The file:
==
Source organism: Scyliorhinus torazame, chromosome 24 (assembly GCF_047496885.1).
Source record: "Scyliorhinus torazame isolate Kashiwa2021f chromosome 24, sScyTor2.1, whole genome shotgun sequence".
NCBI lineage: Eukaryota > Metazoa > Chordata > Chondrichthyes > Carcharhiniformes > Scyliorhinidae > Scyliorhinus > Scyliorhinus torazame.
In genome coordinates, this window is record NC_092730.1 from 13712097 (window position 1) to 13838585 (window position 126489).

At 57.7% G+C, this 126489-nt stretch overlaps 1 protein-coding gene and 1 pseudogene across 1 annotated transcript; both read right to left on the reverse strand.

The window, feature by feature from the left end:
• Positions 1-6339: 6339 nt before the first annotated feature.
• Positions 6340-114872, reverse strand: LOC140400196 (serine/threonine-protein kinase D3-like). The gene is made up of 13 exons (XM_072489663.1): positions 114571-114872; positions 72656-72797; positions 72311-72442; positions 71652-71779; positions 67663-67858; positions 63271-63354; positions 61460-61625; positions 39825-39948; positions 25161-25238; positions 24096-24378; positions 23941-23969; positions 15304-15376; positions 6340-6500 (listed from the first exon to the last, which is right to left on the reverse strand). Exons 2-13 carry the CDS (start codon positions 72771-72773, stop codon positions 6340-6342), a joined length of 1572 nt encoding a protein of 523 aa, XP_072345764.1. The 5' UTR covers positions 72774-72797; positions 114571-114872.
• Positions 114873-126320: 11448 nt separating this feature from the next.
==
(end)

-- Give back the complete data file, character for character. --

Source organism: Scyliorhinus torazame, chromosome 24 (assembly GCF_047496885.1).
Source record: "Scyliorhinus torazame isolate Kashiwa2021f chromosome 24, sScyTor2.1, whole genome shotgun sequence".
NCBI lineage: Eukaryota > Metazoa > Chordata > Chondrichthyes > Carcharhiniformes > Scyliorhinidae > Scyliorhinus > Scyliorhinus torazame.
In genome coordinates, this window is record NC_092730.1 from 13712097 (window position 1) to 13838585 (window position 126489).

At 57.7% G+C, this 126489-nt stretch overlaps 1 protein-coding gene and 1 pseudogene across 1 annotated transcript; both read right to left on the reverse strand.

The window, feature by feature from the left end:
• Positions 1-6339: 6339 nt before the first annotated feature.
• Positions 6340-114872, reverse strand: LOC140400196 (serine/threonine-protein kinase D3-like). The gene is made up of 13 exons (XM_072489663.1): positions 114571-114872; positions 72656-72797; positions 72311-72442; positions 71652-71779; positions 67663-67858; positions 63271-63354; positions 61460-61625; positions 39825-39948; positions 25161-25238; positions 24096-24378; positions 23941-23969; positions 15304-15376; positions 6340-6500 (listed from the first exon to the last, which is right to left on the reverse strand). Exons 2-13 carry the CDS (start codon positions 72771-72773, stop codon positions 6340-6342), a joined length of 1572 nt encoding a protein of 523 aa, XP_072345764.1. The 5' UTR covers positions 72774-72797; positions 114571-114872.
• Positions 114873-126320: 11448 nt separating this feature from the next.